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How the Head and the Heart Found Their Way

How could I work as a personal coach and know that I had a dream alive only inside my head? How could I encourage clients to bring their heartfelt wishes to reality and be unwilling to do the same? That tension, coupled with the change in seasons, made one thing clear: it was time to trust and go.

The adventure came incrementally. First, I envied other people’s trips. That envy turned into fantasy. The fantasy became images torn from calendars and catalogues, and scribbles made on scraps of paper. Those became web searches which transformed into an inbox full of camping reservations.

In mid-April I packed hiking gear, a cooler full of fresh food, and all means of navigation. I admitted in my last blog post to being afraid but willing. The solo drive from Vermont to New Mexico was under way.

Let That Sink In

Always, there is a smattering of hand-written notes on my table upstairs. Reminders scrawled on ripped-edge paper range from philosophical (Death is certain. The timing is uncertain) to practical (rotate tires). And for years, a picture of White Sands National Park torn from a calendar claimed space among lists of books to read or plants that might do well in the garden.

That table works magic. A remarkable number of ideas on those notes have come to pass.

The calendar page came to mind as my toes dug into the gypsum sand and I gazed across miles of white dunes. Ripples on the ground looked just like the picture I’d shuffled from one side of the table to the other for years. I reveled in the sun, wind, and this realization: I did it. I am really here!

Pro Tip

Intention is powerful. Remind yourself often what you wish for. Use vision boards, sticky notes, a journal, visualization, or telling others what you want. You’ll find your way.

Some Assembly Required

This trip wasn’t just a drive. There were days of trekking through gorgeous gorges, marveling in multi-colored canyons, and scuffing my boots in scree. Finding these experiences took hours of research and calculation.

By the same token, I had no idea stopping at a red light would allow me to spot a sculpture park in which to stretch my legs in Ponca City, Oklahoma. And it was a hand-painted sign, not way-finding, that led me to the best tortilla I’ve ever eaten. I couldn’t have planned that my nephew would be thrilled to have—1,500 miles later—a folding chair given to me by another camper.

Pro Tip

Planning is work. Getting what you want isn’t always easy. Chunking that big dream into smaller parts and creating a timeline are parts of bringing it to life. At the same time …

(Bonus Tip)

Serendipity will always find her way to you. Investigate that attraction that caught your eye. Veer into the parking lot where you see the words “Good Mexican Food” on a hand-painted sign. Accept the gifts presented.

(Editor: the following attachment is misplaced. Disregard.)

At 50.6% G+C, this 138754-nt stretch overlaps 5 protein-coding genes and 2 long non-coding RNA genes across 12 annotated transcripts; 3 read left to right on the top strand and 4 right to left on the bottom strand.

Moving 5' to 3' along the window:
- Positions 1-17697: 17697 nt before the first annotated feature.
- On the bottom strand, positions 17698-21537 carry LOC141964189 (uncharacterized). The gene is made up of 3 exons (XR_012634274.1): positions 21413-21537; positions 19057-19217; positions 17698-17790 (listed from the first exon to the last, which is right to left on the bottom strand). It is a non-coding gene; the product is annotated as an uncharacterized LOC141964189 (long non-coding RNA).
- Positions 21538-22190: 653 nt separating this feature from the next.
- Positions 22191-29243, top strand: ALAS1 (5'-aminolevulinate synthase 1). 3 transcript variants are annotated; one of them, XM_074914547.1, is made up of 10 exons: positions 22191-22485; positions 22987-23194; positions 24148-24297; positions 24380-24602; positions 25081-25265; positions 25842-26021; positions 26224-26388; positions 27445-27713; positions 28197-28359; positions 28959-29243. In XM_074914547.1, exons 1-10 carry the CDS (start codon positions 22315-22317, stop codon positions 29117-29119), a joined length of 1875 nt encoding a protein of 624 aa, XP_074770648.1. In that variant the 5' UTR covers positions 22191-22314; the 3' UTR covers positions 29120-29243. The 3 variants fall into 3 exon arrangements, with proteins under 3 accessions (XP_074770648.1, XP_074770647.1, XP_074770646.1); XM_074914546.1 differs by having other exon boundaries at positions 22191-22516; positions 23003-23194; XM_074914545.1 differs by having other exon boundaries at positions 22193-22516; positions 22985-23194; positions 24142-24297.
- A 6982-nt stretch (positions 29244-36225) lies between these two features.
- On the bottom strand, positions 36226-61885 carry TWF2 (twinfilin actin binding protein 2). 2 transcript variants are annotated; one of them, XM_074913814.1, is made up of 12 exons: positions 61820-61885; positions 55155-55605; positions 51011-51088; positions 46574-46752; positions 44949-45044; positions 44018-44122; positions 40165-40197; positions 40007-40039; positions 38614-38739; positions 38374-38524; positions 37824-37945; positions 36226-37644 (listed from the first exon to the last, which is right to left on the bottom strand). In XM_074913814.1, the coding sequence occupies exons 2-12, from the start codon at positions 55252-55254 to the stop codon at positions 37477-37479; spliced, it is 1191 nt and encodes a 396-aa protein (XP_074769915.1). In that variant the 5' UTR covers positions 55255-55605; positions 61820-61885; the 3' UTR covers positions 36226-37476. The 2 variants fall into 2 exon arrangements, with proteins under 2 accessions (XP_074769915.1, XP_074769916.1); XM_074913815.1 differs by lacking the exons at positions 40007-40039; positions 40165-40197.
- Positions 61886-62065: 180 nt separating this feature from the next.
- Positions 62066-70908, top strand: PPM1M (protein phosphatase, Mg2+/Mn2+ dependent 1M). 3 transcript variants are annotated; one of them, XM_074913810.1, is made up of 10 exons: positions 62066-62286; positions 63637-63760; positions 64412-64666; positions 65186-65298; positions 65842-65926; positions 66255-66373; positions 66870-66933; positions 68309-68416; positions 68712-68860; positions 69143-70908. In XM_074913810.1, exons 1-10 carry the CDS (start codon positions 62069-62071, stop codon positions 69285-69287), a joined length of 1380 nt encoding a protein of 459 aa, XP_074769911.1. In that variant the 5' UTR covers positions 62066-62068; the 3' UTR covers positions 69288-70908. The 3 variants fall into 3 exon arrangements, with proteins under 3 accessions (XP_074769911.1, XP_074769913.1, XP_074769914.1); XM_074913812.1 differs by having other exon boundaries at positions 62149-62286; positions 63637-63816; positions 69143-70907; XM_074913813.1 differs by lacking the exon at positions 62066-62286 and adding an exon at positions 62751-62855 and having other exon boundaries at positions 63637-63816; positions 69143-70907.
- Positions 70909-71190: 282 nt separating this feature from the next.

What About Snakes? And Storms?

There are poisonous snakes in the desert and tornadoes on the plains. For me, snakes are no reason to alter the day’s plan. Tornado predictions are. These decisions were based on reliable information. Some examples:

  • Snakes want to slither away from you. Let them. Diamondbacks can become aggressive when provoked. (These tidbits from a sign at a trailhead in New Mexico. In both ideas, the last two words are key.)
  • What to do if you are caught outside in a tornado: If there is no shelter nearby, go to a low-lying area such as a ditch or ravine and lie flat. Protect your head and neck with an object or with your arms. (This advice, which is lifted from a news site based in the Midwest, described a situation I did not want to get into.)

Pro Tip

Exploring obstacles allows for options and forward motion. Are you likely to come across a snake in your path? Are you willing to be still as it slithers away? When is it wise to change your route? And do you know how to protect yourself when there is no way out of the storm?

You’ve Got This

Thoughts on day three were more useful than those on day one. That was the day comfort came. I know how to drive, I know how to camp, I know how to find a hotel online. I know how to do this.

Leaving home by myself was scary, and considering the length of the trip from either end daunting. But the events of each day—the hikes, the conversations, the scenes—weren’t frightening at all. They were balm for a tired nervous system. Expansive landscapes soothed my soul.

Pro Tip

Recognize the resources you have. Let them take you to the places you want to go. Trust yourself; you’ve made it this far.

Susan McDowell is a life coach based in Central Vermont. She would love to support you in bringing your own heartfelt wishes (whatever they are) to reality.

Read more of Susan’s blog here.

4 thoughts on “How the Head and the Heart Found Their Way”

  1. Trust yourself. I love the idea that obstacles are like a snake that we need to let slither away. Gives me perspective. Thanks Susan!

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